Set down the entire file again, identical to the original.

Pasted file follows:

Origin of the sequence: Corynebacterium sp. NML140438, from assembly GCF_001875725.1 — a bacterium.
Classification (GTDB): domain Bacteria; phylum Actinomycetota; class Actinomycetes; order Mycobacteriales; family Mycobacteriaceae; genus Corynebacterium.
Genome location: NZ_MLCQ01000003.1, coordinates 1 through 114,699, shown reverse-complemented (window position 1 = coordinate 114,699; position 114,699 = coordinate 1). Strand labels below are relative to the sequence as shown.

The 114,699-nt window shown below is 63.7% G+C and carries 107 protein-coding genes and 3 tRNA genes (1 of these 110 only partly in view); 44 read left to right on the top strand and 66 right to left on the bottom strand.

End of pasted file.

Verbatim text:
Origin of the sequence: Corynebacterium sp. NML140438, from assembly GCF_001875725.1 — a bacterium.
Classification (GTDB): domain Bacteria; phylum Actinomycetota; class Actinomycetes; order Mycobacteriales; family Mycobacteriaceae; genus Corynebacterium.
Genome location: NZ_MLCQ01000003.1, coordinates 1 through 114,699, shown reverse-complemented (window position 1 = coordinate 114,699; position 114,699 = coordinate 1). Strand labels below are relative to the sequence as shown.

The 114,699-nt window shown below is 63.7% G+C and carries 107 protein-coding genes and 3 tRNA genes (1 of these 110 only partly in view); 44 read left to right on the top strand and 66 right to left on the bottom strand.